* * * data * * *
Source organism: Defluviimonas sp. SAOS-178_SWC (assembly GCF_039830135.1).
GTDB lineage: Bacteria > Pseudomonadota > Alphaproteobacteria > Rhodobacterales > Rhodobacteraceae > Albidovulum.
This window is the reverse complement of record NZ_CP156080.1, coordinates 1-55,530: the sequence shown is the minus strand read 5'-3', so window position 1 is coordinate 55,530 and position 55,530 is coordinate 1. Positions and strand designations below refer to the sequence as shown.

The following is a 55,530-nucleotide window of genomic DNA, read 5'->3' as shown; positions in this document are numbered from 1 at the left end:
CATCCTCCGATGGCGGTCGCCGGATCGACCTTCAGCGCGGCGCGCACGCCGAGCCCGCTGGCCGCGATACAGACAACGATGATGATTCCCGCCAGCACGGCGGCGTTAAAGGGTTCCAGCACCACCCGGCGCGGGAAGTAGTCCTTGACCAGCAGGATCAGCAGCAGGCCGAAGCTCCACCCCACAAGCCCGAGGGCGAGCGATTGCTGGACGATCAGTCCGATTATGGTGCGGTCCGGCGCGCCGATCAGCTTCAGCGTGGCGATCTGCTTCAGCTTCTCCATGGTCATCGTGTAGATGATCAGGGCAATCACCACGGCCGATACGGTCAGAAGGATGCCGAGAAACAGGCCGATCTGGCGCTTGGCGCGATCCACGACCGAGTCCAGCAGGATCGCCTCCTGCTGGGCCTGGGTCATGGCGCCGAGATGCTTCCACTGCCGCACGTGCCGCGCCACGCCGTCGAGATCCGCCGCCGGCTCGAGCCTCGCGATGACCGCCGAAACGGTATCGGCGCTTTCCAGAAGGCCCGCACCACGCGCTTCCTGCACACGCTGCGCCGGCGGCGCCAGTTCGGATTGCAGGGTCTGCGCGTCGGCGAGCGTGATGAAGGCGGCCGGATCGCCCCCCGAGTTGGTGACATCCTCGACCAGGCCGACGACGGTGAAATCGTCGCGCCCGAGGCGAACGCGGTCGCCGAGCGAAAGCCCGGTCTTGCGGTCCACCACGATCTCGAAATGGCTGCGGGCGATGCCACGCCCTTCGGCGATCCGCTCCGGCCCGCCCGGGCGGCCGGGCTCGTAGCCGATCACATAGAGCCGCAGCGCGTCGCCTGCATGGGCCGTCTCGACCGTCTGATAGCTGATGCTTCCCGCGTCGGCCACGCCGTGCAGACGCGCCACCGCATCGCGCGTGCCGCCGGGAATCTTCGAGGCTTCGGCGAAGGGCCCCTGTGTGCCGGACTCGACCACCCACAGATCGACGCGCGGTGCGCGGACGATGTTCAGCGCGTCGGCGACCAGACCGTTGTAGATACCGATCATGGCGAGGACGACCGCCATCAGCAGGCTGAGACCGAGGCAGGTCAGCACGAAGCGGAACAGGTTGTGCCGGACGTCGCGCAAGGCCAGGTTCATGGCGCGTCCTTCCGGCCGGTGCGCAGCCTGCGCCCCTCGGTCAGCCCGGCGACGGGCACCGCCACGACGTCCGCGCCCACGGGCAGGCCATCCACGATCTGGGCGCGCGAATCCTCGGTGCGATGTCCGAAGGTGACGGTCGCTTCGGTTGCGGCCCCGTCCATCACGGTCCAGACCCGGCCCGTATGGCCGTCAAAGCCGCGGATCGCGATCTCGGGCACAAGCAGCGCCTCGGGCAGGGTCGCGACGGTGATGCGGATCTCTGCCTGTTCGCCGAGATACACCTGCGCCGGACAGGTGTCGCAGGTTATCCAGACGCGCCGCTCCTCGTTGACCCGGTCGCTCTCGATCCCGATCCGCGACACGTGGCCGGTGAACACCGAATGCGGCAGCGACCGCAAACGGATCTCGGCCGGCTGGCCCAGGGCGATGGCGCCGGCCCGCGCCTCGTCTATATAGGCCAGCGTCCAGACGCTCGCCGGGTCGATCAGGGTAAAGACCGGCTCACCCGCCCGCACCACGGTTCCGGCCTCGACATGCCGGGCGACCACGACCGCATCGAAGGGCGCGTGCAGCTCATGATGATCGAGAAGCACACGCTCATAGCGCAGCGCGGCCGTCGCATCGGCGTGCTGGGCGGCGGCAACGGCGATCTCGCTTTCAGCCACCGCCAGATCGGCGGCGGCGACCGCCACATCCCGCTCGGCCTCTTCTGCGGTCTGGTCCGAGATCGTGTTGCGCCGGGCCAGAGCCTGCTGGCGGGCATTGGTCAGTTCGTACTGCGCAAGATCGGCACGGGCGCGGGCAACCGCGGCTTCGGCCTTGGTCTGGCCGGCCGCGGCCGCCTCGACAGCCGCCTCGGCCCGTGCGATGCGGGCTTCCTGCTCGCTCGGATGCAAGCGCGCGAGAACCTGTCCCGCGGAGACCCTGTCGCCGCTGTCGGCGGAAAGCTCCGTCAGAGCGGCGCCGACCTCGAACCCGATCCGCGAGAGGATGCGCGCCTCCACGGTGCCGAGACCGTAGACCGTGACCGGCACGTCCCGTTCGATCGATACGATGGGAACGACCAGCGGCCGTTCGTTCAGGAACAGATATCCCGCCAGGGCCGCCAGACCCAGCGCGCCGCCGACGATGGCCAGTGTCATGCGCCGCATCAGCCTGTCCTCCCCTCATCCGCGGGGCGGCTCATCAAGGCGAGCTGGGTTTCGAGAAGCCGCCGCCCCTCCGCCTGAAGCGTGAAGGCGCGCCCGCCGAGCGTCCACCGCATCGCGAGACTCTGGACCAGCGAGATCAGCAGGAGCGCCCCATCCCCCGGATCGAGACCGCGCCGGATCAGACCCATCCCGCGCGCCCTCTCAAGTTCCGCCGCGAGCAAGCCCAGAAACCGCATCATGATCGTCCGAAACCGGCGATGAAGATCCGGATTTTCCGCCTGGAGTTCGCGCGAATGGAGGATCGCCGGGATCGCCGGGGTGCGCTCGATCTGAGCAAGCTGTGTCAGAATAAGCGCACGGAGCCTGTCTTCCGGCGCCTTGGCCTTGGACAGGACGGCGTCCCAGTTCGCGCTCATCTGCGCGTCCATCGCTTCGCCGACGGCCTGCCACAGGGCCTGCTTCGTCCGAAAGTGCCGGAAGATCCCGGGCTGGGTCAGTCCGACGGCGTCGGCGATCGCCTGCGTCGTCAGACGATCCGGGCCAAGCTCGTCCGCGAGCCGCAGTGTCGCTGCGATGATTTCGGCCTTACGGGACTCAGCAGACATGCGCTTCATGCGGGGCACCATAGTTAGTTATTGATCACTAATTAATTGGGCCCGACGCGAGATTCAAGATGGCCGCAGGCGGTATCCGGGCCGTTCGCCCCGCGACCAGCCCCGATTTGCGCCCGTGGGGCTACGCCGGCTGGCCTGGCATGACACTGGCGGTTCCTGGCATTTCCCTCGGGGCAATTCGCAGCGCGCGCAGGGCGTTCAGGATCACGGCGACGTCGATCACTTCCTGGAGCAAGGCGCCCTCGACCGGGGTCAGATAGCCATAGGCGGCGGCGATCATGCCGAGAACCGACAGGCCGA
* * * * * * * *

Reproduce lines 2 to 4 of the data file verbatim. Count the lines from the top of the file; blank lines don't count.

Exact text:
GTDB lineage: Bacteria > Pseudomonadota > Alphaproteobacteria > Rhodobacterales > Rhodobacteraceae > Albidovulum.
This window is the reverse complement of record NZ_CP156080.1, coordinates 1-55,530: the sequence shown is the minus strand read 5'-3', so window position 1 is coordinate 55,530 and position 55,530 is coordinate 1. Positions and strand designations below refer to the sequence as shown.

The following is a 55,530-nucleotide window of genomic DNA, read 5'->3' as shown; positions in this document are numbered from 1 at the left end: